From the publisher’s website;
The rise of the Mongol empire transformed world history. Its collapse in the mid-fourteenth century had equally profound consequences. Four themes dominate this study of the late Mongol empire in Northeast Asia during this chaotic era: the need for a regional perspective encompassing all states and ethnic groups in the area; the process and consequences of pan-Asian integration under the Mongols; the tendency for individual and family interests to trump those of dynasty, country, or linguistic affiliation; and finally, the need to see Koryo Korea as part of the wider Mongol empire.
Northeast Asia was an important part of the Mongol empire, and developments there are fundamental to understanding both the nature of the Mongol empire and the new post-empire world emerging in the 1350s and 1360s. In Northeast Asia, Jurchen, Mongol, Chinese, Korean, and Japanese interests intersected, and the collapse of the Great Yuan reshaped Northeast Asia dramatically. To understand this transition, or series of transitions, the author argues, one cannot examine states in isolation. The period witnessed intensified interactions among neighboring polities and new regional levels of economic, political, military, and social integration that explain the importance of personal and family interests and of Korea in the Mongol state.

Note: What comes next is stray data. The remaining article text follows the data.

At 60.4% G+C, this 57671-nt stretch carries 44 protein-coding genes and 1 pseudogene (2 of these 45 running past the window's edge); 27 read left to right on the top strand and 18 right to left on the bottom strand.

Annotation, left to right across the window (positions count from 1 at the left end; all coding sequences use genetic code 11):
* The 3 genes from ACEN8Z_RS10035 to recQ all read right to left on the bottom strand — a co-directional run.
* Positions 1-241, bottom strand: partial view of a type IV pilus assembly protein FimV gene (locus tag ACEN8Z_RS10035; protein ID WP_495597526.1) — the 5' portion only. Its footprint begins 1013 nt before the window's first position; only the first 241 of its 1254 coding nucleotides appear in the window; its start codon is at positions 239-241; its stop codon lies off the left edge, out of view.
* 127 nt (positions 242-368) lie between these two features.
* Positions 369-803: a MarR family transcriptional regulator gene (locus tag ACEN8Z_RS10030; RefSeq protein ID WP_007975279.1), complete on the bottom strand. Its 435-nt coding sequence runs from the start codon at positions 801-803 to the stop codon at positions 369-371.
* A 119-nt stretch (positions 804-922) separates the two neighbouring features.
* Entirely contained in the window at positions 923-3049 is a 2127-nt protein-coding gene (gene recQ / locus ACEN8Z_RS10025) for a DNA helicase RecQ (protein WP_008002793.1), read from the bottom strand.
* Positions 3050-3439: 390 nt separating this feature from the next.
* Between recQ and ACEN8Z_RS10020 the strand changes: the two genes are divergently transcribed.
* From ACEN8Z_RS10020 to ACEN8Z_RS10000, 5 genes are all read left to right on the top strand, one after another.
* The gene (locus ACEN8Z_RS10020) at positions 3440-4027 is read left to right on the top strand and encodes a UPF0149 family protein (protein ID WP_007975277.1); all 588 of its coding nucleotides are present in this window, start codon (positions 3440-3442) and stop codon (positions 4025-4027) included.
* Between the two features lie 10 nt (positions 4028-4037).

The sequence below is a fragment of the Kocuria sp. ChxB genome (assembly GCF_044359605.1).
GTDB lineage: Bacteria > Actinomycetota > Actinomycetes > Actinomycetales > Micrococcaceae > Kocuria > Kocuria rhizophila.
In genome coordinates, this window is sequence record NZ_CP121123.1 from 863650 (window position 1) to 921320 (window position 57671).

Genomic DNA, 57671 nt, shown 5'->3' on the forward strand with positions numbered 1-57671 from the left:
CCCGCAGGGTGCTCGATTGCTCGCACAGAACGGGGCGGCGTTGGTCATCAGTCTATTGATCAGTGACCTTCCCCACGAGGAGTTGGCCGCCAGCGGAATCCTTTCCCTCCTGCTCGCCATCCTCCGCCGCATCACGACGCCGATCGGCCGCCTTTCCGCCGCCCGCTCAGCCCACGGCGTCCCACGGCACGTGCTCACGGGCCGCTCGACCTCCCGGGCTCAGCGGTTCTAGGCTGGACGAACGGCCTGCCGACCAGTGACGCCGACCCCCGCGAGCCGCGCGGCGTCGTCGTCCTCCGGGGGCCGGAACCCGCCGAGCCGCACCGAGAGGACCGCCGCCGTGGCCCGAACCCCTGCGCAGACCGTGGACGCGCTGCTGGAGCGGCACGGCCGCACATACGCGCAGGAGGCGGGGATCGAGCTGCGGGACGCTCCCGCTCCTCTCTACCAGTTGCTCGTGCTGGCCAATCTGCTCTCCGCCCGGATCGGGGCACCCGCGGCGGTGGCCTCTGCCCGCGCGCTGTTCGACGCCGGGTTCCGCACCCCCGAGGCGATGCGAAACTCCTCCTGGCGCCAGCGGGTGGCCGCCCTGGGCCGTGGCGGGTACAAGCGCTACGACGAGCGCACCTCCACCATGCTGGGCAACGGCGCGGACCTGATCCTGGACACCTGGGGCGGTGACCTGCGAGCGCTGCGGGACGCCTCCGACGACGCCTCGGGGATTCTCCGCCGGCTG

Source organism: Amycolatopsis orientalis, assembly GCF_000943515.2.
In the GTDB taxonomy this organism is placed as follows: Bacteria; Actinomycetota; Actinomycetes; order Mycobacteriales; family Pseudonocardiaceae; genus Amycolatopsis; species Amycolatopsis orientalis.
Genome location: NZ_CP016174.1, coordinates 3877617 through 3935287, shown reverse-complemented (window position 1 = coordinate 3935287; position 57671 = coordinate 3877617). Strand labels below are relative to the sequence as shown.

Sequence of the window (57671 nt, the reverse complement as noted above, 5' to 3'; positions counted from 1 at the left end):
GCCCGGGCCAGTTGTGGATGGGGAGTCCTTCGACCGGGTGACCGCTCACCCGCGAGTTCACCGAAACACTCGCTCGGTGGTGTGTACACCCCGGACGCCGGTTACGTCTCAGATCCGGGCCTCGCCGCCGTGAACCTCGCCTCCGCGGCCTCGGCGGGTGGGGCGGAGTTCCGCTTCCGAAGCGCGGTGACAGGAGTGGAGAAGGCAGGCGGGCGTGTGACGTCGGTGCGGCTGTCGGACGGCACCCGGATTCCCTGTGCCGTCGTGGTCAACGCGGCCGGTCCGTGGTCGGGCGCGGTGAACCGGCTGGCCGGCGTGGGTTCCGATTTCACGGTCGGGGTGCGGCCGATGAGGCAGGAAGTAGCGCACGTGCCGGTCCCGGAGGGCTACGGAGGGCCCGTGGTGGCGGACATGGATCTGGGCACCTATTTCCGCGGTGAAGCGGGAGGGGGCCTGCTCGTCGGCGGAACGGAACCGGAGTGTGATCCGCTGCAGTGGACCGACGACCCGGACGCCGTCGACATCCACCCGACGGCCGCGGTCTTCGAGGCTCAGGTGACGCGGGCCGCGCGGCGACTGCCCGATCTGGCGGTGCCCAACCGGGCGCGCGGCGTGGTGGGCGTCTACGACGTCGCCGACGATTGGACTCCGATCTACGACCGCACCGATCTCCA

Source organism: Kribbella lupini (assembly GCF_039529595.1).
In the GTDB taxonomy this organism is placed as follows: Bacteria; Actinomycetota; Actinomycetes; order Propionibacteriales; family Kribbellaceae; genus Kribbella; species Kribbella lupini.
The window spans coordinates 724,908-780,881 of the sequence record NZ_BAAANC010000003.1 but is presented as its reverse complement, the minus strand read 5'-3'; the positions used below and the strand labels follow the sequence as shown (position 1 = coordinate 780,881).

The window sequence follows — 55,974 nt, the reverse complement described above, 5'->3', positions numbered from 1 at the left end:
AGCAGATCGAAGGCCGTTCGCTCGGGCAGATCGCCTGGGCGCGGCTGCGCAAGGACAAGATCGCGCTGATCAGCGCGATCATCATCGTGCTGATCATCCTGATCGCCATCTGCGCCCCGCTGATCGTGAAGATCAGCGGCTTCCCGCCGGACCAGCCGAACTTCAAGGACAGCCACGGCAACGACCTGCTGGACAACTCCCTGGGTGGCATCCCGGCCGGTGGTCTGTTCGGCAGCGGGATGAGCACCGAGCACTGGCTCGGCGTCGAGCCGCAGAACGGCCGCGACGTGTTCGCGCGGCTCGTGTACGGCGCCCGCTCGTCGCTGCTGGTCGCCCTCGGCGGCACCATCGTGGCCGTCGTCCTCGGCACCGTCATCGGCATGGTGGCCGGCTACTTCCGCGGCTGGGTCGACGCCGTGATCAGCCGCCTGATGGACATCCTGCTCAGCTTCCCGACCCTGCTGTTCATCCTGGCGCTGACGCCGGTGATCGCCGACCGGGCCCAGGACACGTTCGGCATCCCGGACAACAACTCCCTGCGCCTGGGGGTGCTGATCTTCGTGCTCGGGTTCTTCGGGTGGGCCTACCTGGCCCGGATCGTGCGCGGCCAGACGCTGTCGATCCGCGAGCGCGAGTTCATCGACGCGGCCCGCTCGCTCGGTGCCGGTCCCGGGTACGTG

David M. Robinson is Robert H.N. Ho Professor in Asian Studies and History at Colgate University.
Koryŏ Kings during the Mongol Period
Map 1. Yuan Dynasty, 1330 (adapted from Christopher Atwood, Encyclopedia of Mongolian and the Mongol Empire [New York: Facts on File, 2004])
Map 2. The Rival Contenders, 1350–65 (adapted from Frederick Mote, Imperial China [Cambridge: Harvard University Press, 1999])
Map 3. Red Turban and Pirate Attacks (adapted from Kankoku rekishi chizu [Tokyo: Heibonsha, 2006])
- Northeast Asia and the Mongol Empire
- A Precarious Restoration
- Koryŏ in the Great Yuan Ulus
- The Red Turban Wars
- Buffeted in the Storm
- In the Wake of the Invasions
- A New King of Koryŏ
- Wider Perspectives